Samarra (sämärˈrä) [key], town, N central Iraq, on the Tigris River. It is on the site of an ancient settlement and has given its name to a type of Neolithic pottery of the 5th millennium B.C. The present town was founded (836) by the Abbasid caliphs. Samarra's 17th-century Askariya mosque complex, sacred to Shiite Muslims as the burial site of the 10th and 11th imams and the site of the disappearance of the 12th ("hidden") imam, was severely damaged by terrorist bombings in 2006–7 but was subsequently rebuilt. There are notable ruins of many palaces, mosques, and other buildings, including the 9th-century great mosque with its spiral minaret. The town was the scene of fierce fighting between Sunni insurgents and U.S. occupation forces in 2004.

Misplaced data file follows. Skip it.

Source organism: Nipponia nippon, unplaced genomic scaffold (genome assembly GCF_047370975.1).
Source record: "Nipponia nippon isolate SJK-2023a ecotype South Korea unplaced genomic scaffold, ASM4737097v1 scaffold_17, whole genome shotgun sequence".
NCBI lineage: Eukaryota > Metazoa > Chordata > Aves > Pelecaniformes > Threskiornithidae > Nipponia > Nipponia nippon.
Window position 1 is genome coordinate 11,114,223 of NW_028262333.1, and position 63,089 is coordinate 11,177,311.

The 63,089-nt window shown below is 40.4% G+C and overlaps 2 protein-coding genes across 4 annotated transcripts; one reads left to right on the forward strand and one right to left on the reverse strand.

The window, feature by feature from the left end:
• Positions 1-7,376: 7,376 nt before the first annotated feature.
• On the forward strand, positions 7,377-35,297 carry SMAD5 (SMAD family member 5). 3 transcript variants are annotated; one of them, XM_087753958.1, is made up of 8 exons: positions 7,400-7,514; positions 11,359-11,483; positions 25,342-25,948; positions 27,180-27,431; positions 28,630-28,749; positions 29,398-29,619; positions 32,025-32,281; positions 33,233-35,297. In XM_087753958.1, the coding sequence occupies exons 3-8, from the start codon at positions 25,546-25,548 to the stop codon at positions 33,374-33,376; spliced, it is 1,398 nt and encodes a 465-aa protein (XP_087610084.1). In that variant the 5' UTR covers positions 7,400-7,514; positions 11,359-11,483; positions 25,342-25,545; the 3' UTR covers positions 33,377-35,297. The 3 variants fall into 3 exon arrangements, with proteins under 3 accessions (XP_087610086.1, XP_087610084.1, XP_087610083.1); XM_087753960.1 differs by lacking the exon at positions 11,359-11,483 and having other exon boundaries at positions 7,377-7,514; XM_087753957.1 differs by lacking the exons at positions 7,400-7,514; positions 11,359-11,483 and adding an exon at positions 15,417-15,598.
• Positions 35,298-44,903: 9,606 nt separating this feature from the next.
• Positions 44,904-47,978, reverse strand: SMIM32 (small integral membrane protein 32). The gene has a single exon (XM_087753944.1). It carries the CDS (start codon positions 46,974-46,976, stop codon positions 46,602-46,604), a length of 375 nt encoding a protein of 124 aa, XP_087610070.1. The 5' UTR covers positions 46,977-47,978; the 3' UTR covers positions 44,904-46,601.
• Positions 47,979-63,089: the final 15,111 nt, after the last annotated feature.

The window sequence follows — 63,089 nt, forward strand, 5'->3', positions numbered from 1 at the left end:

The Columbia Electronic Encyclopedia, 6th ed. Copyright © 2012, Columbia University Press. All rights reserved.
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